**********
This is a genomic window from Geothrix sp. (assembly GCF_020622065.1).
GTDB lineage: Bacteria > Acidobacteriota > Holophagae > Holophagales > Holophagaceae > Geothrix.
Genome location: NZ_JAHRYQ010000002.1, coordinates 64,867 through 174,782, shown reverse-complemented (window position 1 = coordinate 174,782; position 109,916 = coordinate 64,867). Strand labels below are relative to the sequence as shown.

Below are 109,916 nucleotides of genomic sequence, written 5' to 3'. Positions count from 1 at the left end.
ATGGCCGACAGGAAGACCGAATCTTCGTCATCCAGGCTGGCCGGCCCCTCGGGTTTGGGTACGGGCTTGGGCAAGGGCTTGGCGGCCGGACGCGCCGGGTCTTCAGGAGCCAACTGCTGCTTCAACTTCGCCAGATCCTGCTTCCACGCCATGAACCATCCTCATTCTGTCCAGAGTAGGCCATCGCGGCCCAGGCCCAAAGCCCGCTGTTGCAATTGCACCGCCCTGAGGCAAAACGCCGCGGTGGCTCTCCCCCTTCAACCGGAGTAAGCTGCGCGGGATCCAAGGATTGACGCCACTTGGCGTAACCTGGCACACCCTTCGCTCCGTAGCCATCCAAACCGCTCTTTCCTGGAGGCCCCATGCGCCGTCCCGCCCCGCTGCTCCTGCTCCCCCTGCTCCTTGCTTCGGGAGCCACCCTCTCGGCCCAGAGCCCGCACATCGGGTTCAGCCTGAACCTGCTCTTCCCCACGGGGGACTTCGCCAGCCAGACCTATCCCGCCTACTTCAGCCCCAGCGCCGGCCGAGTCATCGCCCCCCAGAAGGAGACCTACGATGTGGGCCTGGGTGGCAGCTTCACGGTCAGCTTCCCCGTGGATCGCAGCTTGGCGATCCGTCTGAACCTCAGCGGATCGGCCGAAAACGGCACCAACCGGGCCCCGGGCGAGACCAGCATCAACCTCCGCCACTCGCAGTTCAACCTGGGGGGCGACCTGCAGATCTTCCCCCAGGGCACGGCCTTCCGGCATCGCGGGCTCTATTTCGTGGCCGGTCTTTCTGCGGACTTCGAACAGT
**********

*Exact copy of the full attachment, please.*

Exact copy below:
This is a genomic window from Geothrix sp. (assembly GCF_020622065.1).
GTDB lineage: Bacteria > Acidobacteriota > Holophagae > Holophagales > Holophagaceae > Geothrix.
Genome location: NZ_JAHRYQ010000002.1, coordinates 64,867 through 174,782, shown reverse-complemented (window position 1 = coordinate 174,782; position 109,916 = coordinate 64,867). Strand labels below are relative to the sequence as shown.

Below are 109,916 nucleotides of genomic sequence, written 5' to 3'. Positions count from 1 at the left end.
ATGGCCGACAGGAAGACCGAATCTTCGTCATCCAGGCTGGCCGGCCCCTCGGGTTTGGGTACGGGCTTGGGCAAGGGCTTGGCGGCCGGACGCGCCGGGTCTTCAGGAGCCAACTGCTGCTTCAACTTCGCCAGATCCTGCTTCCACGCCATGAACCATCCTCATTCTGTCCAGAGTAGGCCATCGCGGCCCAGGCCCAAAGCCCGCTGTTGCAATTGCACCGCCCTGAGGCAAAACGCCGCGGTGGCTCTCCCCCTTCAACCGGAGTAAGCTGCGCGGGATCCAAGGATTGACGCCACTTGGCGTAACCTGGCACACCCTTCGCTCCGTAGCCATCCAAACCGCTCTTTCCTGGAGGCCCCATGCGCCGTCCCGCCCCGCTGCTCCTGCTCCCCCTGCTCCTTGCTTCGGGAGCCACCCTCTCGGCCCAGAGCCCGCACATCGGGTTCAGCCTGAACCTGCTCTTCCCCACGGGGGACTTCGCCAGCCAGACCTATCCCGCCTACTTCAGCCCCAGCGCCGGCCGAGTCATCGCCCCCCAGAAGGAGACCTACGATGTGGGCCTGGGTGGCAGCTTCACGGTCAGCTTCCCCGTGGATCGCAGCTTGGCGATCCGTCTGAACCTCAGCGGATCGGCCGAAAACGGCACCAACCGGGCCCCGGGCGAGACCAGCATCAACCTCCGCCACTCGCAGTTCAACCTGGGGGGCGACCTGCAGATCTTCCCCCAGGGCACGGCCTTCCGGCATCGCGGGCTCTATTTCGTGGCCGGTCTTTCTGCGGACTTCGAACAGT